cyme

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  • noun

Words related to cyme

more or less flat-topped cluster of flowers in which the central or terminal flower opens first

References in periodicals archive ?
The authors looked at three inflorescence structures that occur in nature: the panicle, the raceme, and the cyme.
The flowers of yarrow are known as cymes and appear as flat-topped clusters, up to 6 inches across in some varieties, of many small blooms.
At that time several plants had basal leaves and one plant retained an inflorescence in which the panicle of cymes had begun to deteriorate.
Receptacles are said zygocarpic (composed or mixed), malacocarpic (cylindrical and smooth) or acanthocarpic (spiny), qualified of carpophylles or pseudocarpophylles, arranged in cymes, racemes or glomerules.
Flowers occur in inflorescences of 2-4 (Jepson 1993) scorpioid cymes and contain 5, partially-fused petals that form a star-shaped, 3-6 mm-broad white corolla (Munz 1974).
In January, it produces cymes of white flowers with a tint of rose to lighten up a dark winter's day.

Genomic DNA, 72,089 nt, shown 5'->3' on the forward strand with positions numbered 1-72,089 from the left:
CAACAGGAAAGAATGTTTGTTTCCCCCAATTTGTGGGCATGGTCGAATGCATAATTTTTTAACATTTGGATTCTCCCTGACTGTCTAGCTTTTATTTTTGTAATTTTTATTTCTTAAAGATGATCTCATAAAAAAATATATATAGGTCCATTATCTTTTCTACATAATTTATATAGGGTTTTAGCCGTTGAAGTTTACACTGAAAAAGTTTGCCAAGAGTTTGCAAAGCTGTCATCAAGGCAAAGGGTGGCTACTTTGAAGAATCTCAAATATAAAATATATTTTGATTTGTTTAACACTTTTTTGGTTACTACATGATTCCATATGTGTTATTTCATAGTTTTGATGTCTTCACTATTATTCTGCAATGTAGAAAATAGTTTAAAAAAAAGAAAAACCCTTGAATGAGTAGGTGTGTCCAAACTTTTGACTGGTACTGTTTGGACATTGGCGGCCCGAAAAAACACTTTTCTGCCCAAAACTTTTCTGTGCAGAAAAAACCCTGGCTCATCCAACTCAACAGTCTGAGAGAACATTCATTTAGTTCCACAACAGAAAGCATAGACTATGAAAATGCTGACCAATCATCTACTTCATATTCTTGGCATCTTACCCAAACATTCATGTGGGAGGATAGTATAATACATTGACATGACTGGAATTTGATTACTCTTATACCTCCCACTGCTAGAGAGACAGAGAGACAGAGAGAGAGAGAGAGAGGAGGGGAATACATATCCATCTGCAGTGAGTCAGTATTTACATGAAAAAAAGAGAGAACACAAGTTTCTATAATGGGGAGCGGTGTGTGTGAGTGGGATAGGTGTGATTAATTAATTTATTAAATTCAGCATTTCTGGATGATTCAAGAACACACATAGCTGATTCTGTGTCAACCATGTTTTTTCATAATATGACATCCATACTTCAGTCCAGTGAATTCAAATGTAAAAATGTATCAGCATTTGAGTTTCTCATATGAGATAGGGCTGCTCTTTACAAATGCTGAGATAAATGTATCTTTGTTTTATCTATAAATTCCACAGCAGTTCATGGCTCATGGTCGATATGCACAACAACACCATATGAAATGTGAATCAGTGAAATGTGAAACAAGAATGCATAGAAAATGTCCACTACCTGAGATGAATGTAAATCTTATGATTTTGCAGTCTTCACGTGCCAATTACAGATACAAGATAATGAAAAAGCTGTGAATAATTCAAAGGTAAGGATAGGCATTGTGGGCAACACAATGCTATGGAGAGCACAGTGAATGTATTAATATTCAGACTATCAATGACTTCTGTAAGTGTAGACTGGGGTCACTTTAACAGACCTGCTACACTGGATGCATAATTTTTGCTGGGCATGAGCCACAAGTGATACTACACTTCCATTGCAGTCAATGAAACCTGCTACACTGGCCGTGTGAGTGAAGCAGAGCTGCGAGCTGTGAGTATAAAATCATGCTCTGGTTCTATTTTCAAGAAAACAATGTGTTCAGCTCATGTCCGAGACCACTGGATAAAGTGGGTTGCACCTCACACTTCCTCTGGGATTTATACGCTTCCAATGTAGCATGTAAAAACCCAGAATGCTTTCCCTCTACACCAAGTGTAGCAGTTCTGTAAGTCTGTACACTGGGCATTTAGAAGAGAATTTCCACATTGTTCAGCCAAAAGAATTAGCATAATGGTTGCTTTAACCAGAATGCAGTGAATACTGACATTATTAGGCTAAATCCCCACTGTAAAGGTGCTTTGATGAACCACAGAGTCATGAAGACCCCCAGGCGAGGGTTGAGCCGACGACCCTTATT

Lateral cymes may then become increasingly compound and complex (as in Nelsia Schinz and Amaranthus species) (Townsend, 1993) owing to the development of the axillary bud of the prophylls of the lateral flowers of different order (Fig.
Capitulescences monocephalous or cymes two- to four-headed, terminal; capitula sessile to short-pedunculate, homogamous, discoid; receptacle moderately paleate to epaleate; involucre multiseriate.
Capitulescences monocephalous or in cymes, terminal; capitula short-petiolate, homogamous, discoid; receptacle epaleate, alveolate; involucre multiseriate.
This adaptation to pollination by bees is supported in this group and in most of the species of the family, by strong protandry and by an inflorescence in the form of a contracted raceme of condensed cymes (Dommee et al.
In Gesneriaceae, pair-flowered partial florescences terminating each cyme are characteristic (Weber, 1973), but transitions to "normal" cymes have also been found (Weber, 1978).